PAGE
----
Little Tess enjoyed herself as well -- chasing sea gulls, playing in the sand, walking Tucker on the beach, and adapting very well to the relaxed beach schedule which sometimes led to lunches at 2:30 in the afternoon.

We did break out of the beach routine a few times. This was our first visit back to Folly in two years since Gus had his fall that put him in the hospital. So we drove by the house where we had stayed to see that the open stairs had been closed off with a deck on the back of the house. Little Owen and his crazy accurate memory remembered a lot of it two years later and was full of questions. It gave a good sense of closure, especially for Amy.

Then we drove over to the park a block away where the kids ran off the rest of their morning energy. Owen does his best eerie devilish impression coming out of the slide.

Finally, we hit Splash Zone -- which has to be one of the coolest water parks there is -- on the morning before we drove back home. The boys were just tall enough to ride down the monster water slides with Dad, Mom & Uncle Dude.

All in all it was a good way to end the summer before preschool started back for the boys this week. We finished the summer with a splash & a bang.


Thursday, July 30, 2009

Beer Summit

At the risk of jumping back into politics for the first time in many months, I have to weigh in with my two cents on the controversy over the arrest of the black Harvard professor Henry Louis Gates in his own home by the white policeman, James Crowley, and the unfortunate comments that followed by President Barack Obama about the police department "acting stupidly."

I think all parties involved overreacted, and this incident highlights the open wound that still exists in our society when it comes to black/white relations. But that is not the main thing I want to address.

President Obama proposed a meeting at the White House that is taking place today with Crowley and Gates. He suggested they all get together over a beer to talk about the issue and the greater issue of race relations in America. Great, I'm all for reconciliation and discussion. But there is a bigger issue at stake here.

My issue is over the choice of beers that have been chosen for this Kum Ba Yah moment of national healing.

Crowley, the policeman, has chosen Blue Moon as his beer of choice, which is a wheat beer owned by Coors most often served with an orange. And while I scratch my head that a working-class civil servant hero is drinking a beer garnished with a citrus and admittedly I am not a hefeweizen fan myself, kudos to Crowley for setting the bar with something a little bit out of the box with a Blue Moon.

For Gates he went with the trendy Jamaican beer Red Stripe, which is beer hyped more for its image than it is its flavor. But given that the guy is 5'7", 150 lbs, walks with a cane, and is a public intellectual from Harvard it's clear that the guy is not a beer drinker. To each his own. I'll cut the guy some slack. He was after all arrested for being in his own house.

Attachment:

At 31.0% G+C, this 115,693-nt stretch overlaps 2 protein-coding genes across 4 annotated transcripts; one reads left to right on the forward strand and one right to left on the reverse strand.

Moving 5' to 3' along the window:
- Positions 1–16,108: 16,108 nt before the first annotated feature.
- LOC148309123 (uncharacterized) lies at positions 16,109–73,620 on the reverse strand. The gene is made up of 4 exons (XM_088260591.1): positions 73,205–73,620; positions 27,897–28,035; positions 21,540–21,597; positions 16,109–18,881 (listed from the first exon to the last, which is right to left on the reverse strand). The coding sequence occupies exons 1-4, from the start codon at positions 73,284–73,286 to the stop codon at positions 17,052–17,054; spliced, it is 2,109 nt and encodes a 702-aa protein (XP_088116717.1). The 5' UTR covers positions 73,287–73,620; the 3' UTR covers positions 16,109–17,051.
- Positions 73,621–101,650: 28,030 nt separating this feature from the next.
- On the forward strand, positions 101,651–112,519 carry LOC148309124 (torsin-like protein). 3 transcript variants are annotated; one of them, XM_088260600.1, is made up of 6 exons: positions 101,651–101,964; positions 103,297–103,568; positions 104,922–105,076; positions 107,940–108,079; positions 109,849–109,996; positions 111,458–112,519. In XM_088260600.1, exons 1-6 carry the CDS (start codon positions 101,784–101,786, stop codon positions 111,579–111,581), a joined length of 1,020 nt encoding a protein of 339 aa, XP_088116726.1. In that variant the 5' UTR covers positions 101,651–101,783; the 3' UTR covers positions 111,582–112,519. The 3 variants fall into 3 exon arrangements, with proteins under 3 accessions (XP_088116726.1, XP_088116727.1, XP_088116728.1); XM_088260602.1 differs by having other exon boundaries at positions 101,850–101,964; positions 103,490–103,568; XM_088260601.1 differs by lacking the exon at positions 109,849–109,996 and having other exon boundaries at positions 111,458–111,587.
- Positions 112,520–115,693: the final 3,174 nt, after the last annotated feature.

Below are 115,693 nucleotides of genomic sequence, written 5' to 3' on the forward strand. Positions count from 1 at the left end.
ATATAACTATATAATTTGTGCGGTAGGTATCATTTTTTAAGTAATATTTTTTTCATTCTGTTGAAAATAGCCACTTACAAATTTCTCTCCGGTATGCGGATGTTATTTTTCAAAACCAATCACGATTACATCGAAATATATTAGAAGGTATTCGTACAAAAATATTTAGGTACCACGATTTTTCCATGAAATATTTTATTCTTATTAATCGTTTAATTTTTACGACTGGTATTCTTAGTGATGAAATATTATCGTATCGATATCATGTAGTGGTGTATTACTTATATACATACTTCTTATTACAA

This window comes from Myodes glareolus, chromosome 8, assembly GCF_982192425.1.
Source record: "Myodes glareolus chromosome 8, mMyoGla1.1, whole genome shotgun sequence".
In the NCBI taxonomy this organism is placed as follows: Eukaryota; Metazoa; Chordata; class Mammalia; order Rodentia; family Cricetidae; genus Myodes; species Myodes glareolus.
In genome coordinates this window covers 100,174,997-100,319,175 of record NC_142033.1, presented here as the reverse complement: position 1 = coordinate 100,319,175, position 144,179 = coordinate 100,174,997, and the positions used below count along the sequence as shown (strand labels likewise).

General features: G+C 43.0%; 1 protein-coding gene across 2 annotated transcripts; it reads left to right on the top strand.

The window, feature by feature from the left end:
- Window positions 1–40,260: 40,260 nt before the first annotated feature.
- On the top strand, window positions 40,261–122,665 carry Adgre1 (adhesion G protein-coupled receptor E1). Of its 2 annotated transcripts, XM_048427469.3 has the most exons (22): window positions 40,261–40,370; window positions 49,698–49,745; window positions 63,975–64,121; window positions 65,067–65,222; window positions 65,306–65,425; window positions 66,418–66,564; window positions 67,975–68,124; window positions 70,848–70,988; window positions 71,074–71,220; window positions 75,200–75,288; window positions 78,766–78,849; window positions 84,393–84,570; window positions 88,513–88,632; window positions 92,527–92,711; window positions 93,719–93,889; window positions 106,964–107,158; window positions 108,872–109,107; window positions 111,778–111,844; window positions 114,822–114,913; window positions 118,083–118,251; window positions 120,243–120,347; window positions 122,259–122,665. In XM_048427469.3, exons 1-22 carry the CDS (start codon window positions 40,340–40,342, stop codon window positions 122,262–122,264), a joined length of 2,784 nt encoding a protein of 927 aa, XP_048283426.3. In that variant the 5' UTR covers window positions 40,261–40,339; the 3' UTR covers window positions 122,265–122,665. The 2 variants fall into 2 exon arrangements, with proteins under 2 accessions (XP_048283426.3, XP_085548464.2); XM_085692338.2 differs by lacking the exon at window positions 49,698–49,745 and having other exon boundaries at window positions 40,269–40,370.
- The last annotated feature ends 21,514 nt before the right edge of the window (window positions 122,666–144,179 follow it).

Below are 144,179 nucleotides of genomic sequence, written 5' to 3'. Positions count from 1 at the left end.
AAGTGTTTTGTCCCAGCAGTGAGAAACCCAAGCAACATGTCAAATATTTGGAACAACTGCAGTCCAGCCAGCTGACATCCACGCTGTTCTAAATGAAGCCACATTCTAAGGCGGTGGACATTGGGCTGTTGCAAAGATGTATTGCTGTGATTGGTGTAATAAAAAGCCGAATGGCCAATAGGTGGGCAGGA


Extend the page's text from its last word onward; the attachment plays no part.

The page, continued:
Now for our President. After sticking his foot in his mouth by uncharacteristically dropping his guard and commenting on a story based on emotion instead of facts, President Obama has some ground to make up. Ok, he spoke without thinking. He's human like the rest of us. So here is his second chance. If he picks the right beer, he gets to have his discussion and then move on to the swamp that is health care reform. As the leader of the free world President Obama can pick any beer he wants to be his companion in this discussion.

There are endless possibilities. Help out the struggling California economy and pick a flowery India Pale Ale with cascade hops, say Green Flash West Coast IPA for example. Or go with a Brooklyn Brewing variety, made in the most multi-cultural place in America in New York City. Or pay tribute to America's colonial roots and to greater Boston where this controversy originated in picking a Harpoon -- heck, even a Sam Adams.

Obama's choice? Bud Light. The king of lawnmower beers. Not even owned by an American company anymore. A beer so lousy the company spends endless amounts on promoting it with goofy commercials, animals, and models to make it the best-selling beer in America.

Where has Hope gone?

Sunday, July 26, 2009

Superhero Summer

Owen & Gus have had quite the summer for four year-old little boys. After having GJ & Pappy visit their house for 10 days, the boys rode back to Kentucky to begin their Bluegrass Adventure without Mom, Dad & little sister. What fun!

After spending a few days in Glasgow with GJ & Pappy the boys journeyed across the state to spend time with Nana, Granddaddy and the Paducah crew. While there, there were reports of a superhero sighting nearby -- more on that in a moment.

When their time in Kentucky came to a close the boys piled into the van with their Aunt Ashley, Uncle Scott, and cousins Mason, Gavin & Brooke for the long return trip back to North Carolina. The kids were all reportedly on their best behavior -- funny how being together can bring the best out of each other.